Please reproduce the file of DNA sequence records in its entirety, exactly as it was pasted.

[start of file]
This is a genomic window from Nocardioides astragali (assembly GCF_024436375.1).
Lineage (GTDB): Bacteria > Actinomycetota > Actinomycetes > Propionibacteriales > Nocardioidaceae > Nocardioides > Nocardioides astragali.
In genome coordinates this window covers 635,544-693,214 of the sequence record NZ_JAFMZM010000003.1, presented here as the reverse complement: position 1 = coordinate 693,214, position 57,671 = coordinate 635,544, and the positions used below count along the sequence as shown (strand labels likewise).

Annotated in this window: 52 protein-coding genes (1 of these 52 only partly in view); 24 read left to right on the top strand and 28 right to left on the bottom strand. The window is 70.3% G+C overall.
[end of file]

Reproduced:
This is a genomic window from Nocardioides astragali (assembly GCF_024436375.1).
Lineage (GTDB): Bacteria > Actinomycetota > Actinomycetes > Propionibacteriales > Nocardioidaceae > Nocardioides > Nocardioides astragali.
In genome coordinates this window covers 635,544-693,214 of the sequence record NZ_JAFMZM010000003.1, presented here as the reverse complement: position 1 = coordinate 693,214, position 57,671 = coordinate 635,544, and the positions used below count along the sequence as shown (strand labels likewise).

Annotated in this window: 52 protein-coding genes (1 of these 52 only partly in view); 24 read left to right on the top strand and 28 right to left on the bottom strand. The window is 70.3% G+C overall.